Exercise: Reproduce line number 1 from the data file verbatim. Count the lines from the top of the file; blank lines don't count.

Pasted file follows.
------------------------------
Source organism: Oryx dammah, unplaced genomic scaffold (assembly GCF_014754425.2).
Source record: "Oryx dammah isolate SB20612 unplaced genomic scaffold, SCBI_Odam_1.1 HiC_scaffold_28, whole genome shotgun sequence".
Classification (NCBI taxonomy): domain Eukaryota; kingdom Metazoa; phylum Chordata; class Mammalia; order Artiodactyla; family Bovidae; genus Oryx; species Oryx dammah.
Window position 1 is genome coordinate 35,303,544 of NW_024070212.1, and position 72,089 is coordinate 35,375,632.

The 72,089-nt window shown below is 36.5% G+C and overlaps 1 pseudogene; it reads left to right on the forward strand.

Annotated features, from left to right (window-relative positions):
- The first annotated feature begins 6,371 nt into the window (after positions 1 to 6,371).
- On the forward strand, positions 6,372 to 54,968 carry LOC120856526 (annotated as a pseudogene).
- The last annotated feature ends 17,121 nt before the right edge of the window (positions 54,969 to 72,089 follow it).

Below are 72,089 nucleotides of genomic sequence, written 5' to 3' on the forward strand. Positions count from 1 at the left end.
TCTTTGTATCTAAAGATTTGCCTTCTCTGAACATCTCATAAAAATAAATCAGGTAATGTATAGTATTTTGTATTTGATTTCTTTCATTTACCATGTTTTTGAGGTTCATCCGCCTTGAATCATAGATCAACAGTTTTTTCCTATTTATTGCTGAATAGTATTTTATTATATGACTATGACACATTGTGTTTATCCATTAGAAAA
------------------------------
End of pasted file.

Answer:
Source organism: Oryx dammah, unplaced genomic scaffold (assembly GCF_014754425.2).